By Tony Grossi
The Morning Kickoff …
Leftover notes and observations on the Browns draft and other issues …
Titans threw them for a loop: The Browns entered the draft with a wish to pull off a triplet play on offense – running back Trent Richardson, wide receiver Kendall Wright and quarterback Brandon Weeden.
The plan went awry when the Tennessee Titans surprised the Browns by selecting Wright with the 20th pick.
Wright was the third receiver and last available that GM Tom Heckert believed could step in as a starter. With Wright gone, the Browns decided to secure the pick of Weeden at No. 22 rather than sweat it out that he would be there at No. 37.
This was most likely the point where Holmgren pulled rank on Heckert.
After the draft, Holmgren disclosed a discussion that took place with Heckert. He did not say it involved Weeden.
“I said Tom, do you want to do this? He said I don’t think I do. I think it’s too much or too strong or whatever.
“Then I said, well, we may have to. Then he goes, ‘Well, if we have to, then you have to tell me because I won’t do it.’
“I said, OK, then I might have to tell you.”
The Browns regrouped on Friday and took Cal OT Mitchell Schwartz with the 37th overall pick in the second round, and then traded down 20 spots and selected Cincinnati defensive tackle John Hughes 87th. These were the most controversial moves of Heckert’s draft.
The Browns ignored the receiver position until the fourth round when they took Miami’s Travis Benjamin with the 100th overall selection.
The receivers taken between Wright and Benjamin were:
Appalachian State’s Brian Quick (33rd overall), Georgia Tech’s Stephen Hill (43rd), South Carolina’s Alshon Jeffery (45th), Oklahoma’s Ryan Broyles (54th), Louisiana State’s Rueben Randle (63rd), Ohio State’s DeVier Posey (68th), North Carolina State’s T.J. Graham (69th), Rutgers’ Mohamed Sanu (83rd), Florida International’s T.Y. Hilton (92nd) and Wake Forest’s Chris Givens (96th).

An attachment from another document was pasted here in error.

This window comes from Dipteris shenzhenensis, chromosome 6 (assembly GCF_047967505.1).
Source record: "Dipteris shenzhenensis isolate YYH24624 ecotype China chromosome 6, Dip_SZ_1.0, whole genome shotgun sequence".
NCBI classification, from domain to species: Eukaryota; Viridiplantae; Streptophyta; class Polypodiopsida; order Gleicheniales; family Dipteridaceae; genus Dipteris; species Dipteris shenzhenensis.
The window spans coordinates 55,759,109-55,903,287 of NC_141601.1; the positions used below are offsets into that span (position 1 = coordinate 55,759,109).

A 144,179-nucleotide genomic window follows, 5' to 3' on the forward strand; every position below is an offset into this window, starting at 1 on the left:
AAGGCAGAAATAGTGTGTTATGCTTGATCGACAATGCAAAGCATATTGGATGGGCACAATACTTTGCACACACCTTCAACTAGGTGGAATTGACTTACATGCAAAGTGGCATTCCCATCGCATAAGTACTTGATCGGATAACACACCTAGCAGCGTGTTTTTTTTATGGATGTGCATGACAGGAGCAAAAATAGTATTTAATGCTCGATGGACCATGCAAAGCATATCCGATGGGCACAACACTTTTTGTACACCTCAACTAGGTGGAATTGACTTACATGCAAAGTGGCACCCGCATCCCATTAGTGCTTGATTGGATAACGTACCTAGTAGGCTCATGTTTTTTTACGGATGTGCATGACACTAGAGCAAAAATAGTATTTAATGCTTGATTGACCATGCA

The first three receivers taken after Benjamin were:
Arkansas’ Joe Adams (104th), Fresno State’s Devon Wylie (107th) and Arkansas’ Jarius Wright (118th).
On Colt McCoy: I’ve been told that McCoy’s fate as a former starter was sealed when his father sounded off about the club’s handling of his concussion in the Pittsburgh game on Dec. 8.
I was told at the time that Brad McCoy’s comments meant the end of McCoy in Cleveland, but I didn’t believe it then.
The comments did not drive the pursuit of a new quarterback, but I believe they contributed to McCoy’s demise.
I will have more to say about McCoy’s rather stunning demise at a later date.
On Seneca Wallace: Last year Wallace said he didn’t feel it was his job to serve as a mentor to McCoy. This week, Wallace said that he is fine with being a mentor to Weeden because he was a first-round pick.
The comments verify -- to me, at least -- that Wallace had a similar opinion of McCoy as Trent Dilfer did of Charlie Frye in 2005. Dilfer was outraged that he was yanked for Frye, who like McCoy was a third-round choice, after the 11th game.
Similarly, Wallace felt he deserved to play ahead of McCoy last year.
Dilfer asked for and received a trade after the season. He moved on to San Francisco and became the mentor to No. 1 overall draft pick Alex Smith.
The difference here is that McCoy, not Wallace, is likely to be the one to exit Cleveland.
Why claim a new punter?: The Browns were awarded punter Spencer Lanning off waivers from Jacksonville. Lanning spent the 2011 training camp with the Chicago Bears and was signed by the Jaguars in January.
In four years at South Carolina, Lanning averaged 42.6 yards a punt. His last two years, he also served as the team’s place-kicker and made 34 of 44 field goals.
Reggie Hodges is expected to return to his role as Browns punter after missing the 2011 season with a ruptured Achilles tendon.
The first thing that came to my mind when Lanning was claimed was that Hodges looked a bit heavy when he appeared in the locker room at the conclusion of the 2011 season.
Tony Grossi covers the Browns for ESPN 850 WKNR, ESPN 1540 KNR2 and www.espncleveland.com.
He has covered the Browns with distinction since 1984 and is one of 44 voters for the National Football League Hall of Fame. Email your “Hey Tony” questions to email@example.com
Follow Tony on Twitter @tonygrossi
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